During a Friday conference call sponsored by Texas-based Women on the Wall, Stanford mathematician and former member of the Common Core Validation Committee Dr. James Milgram, told listeners that if the controversial standards are not repealed, America’s place as a competitor in the technology industry will ultimately be severely undermined.
“In the future, if we want to work with the top level people, we’re going to have to go to China or Japan or Korea… and that’s the future we’re looking at,” Milgram said during the call that was part of a day-long Twitter campaign to target Indiana Gov. Mike Pence’s (R) decision merely to “rebrand” the Common Core standards in his state, even though he has a Republican supermajority in the legislature and an appointed state board of education.
Pence was in Dallas Friday for Americans for Prosperity’s Defending the American Dream summit, considered to be an essential stop for presidential hopefuls.
In less than 40 minutes, Milgram floored listeners with information about the Common Core standards, how they will affect the nation’s students and, ultimately, the country itself, and what parents and citizens can do to try to stop them. Listen to the podcast in full below:
Milgram began by addressing the reason why he was on the call: to let Pence know that his “rebrand” of the Common Core was a betrayal of Indiana’s citizens.
Born and raised in Indiana himself, Milgram that it was important to him as a fellow Hoosier that the state do a decent job with replacement standards after repealing the Common Core.
“The state actually paid me to evaluate new standards,” he said about his involvement in the review process.
The Stanford professor then explained to listeners a key reason why the Common Core standards will prevent students from moving into STEM careers.
Milgram said he was “incredibly disappointed that the drafts I was reading [of Indiana’s new standards] looked so much like the Common Core,” but was nevertheless happy to see that advanced math classes like pre-calculus, calculus, and trigonometry were left into the replacement standards.
“These were very well-done and absolutely impossible to teach if all these kids had were Core standards,” Milgram explained. “It was a complete disaster because even the things that they added—that were of high quality—were added to standards that couldn’t support them.”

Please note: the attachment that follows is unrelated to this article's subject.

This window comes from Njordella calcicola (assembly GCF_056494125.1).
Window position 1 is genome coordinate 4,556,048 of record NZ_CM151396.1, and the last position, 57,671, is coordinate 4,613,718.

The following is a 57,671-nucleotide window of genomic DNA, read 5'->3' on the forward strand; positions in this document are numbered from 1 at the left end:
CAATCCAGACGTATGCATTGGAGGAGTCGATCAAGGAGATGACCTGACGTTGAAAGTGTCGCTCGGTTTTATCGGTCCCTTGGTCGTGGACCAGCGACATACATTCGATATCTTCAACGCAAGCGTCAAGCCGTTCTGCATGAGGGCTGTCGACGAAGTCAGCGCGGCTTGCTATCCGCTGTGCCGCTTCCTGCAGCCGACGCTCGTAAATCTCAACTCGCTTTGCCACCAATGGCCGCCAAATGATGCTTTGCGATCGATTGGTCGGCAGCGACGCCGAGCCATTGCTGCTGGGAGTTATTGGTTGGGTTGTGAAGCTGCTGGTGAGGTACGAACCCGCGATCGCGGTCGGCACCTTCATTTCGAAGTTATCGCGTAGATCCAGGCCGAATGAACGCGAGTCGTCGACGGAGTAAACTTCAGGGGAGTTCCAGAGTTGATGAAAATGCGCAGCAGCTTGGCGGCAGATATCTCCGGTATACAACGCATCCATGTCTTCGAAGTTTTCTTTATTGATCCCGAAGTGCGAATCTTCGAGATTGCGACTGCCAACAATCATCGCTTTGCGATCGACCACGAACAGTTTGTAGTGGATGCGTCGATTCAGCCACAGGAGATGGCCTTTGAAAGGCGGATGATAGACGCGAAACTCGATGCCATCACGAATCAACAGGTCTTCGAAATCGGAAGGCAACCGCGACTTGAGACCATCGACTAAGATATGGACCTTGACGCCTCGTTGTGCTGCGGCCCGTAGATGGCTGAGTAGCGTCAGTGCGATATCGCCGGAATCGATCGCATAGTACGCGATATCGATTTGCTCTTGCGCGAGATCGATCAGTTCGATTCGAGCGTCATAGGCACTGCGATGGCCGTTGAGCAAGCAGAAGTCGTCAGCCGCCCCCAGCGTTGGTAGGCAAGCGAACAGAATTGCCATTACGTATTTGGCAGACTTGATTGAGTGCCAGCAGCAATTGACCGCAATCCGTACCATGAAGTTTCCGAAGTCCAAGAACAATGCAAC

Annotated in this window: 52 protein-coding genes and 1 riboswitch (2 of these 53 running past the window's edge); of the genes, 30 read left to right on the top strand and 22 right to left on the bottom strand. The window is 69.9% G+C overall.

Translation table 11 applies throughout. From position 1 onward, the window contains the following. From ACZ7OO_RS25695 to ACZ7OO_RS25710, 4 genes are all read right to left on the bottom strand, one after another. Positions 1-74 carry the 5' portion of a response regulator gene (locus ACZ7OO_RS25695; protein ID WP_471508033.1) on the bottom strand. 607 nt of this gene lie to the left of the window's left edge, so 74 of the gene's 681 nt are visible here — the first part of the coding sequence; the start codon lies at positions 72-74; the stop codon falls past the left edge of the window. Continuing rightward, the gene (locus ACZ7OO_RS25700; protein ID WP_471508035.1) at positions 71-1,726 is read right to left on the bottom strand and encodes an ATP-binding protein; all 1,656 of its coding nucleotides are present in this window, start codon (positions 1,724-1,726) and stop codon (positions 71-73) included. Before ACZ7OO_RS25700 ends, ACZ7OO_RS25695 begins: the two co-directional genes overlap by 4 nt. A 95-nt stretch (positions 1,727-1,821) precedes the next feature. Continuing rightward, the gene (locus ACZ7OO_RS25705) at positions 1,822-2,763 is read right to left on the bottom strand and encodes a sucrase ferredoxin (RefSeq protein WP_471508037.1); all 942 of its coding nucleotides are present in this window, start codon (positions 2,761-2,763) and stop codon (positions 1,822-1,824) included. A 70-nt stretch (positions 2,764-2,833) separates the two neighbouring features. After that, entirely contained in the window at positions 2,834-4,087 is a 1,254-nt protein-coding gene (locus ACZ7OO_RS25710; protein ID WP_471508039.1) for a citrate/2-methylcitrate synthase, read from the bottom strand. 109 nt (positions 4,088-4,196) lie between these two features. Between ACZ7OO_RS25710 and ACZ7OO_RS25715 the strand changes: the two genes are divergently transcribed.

Milgram described his experience in the 1990s when he was asked to assist with a project that would replace California’s “disastrous” education standards. The mathematician said he strongly recommended that students in the 8th grade take Algebra and that his recommendation was heeded.
From the time the new standards were put in place and until the time of the adoption of Common Core standards in California in 2010, Milgram said two-thirds of the students in the state were taking Algebra in the 8th grade and doing well, with over half of them at least proficient or above.
Milgram said this piece of information is critical because it showed that it was possible for almost every student to handle Algebra in the 8th grade.
“The group that made by far the most progress were the minorities – blacks and Hispanics – who had essentially been written off by the system,” Milgram explained, and then went on to reveal how the fact that challenging minority students – resulting in their increased performance – was a threat to faculty in universities.
“So, their numbers were increasing dramatically and I frankly think that the… faculty in the education schools throughout the country actually got extremely scared by this,” he continued, “because it contradicted everything that they’ve been telling us for the past hundred years about how education works and what one can expect and how one should train teachers.”
Milgram asserted that a strong education in mathematics is essential for success.